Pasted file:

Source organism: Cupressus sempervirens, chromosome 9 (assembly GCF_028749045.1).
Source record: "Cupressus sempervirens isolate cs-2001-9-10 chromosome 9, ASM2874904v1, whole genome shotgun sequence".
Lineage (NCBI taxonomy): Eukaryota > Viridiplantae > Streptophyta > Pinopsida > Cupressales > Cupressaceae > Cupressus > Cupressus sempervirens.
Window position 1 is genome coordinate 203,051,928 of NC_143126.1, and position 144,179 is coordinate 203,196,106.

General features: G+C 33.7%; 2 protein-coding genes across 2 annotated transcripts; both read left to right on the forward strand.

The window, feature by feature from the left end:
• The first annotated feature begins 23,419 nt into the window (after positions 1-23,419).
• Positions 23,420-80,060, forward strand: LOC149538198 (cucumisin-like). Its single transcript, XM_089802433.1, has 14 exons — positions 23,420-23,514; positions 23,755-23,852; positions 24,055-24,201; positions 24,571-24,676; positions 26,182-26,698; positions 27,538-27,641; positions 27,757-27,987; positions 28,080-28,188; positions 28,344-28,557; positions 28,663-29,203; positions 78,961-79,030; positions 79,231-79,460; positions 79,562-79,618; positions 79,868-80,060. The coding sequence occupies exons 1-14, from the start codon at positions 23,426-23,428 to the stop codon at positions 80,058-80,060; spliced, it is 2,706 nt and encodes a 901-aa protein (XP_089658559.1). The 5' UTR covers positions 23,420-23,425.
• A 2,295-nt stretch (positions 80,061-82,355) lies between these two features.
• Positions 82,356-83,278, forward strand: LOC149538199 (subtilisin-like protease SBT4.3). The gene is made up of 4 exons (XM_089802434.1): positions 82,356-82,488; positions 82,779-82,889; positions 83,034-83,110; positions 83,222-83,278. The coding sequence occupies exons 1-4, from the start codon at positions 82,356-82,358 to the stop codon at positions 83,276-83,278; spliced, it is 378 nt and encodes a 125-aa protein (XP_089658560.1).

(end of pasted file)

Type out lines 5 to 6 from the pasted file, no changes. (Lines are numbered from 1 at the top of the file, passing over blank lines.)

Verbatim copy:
General features: G+C 33.7%; 2 protein-coding genes across 2 annotated transcripts; both read left to right on the forward strand.

The window, feature by feature from the left end: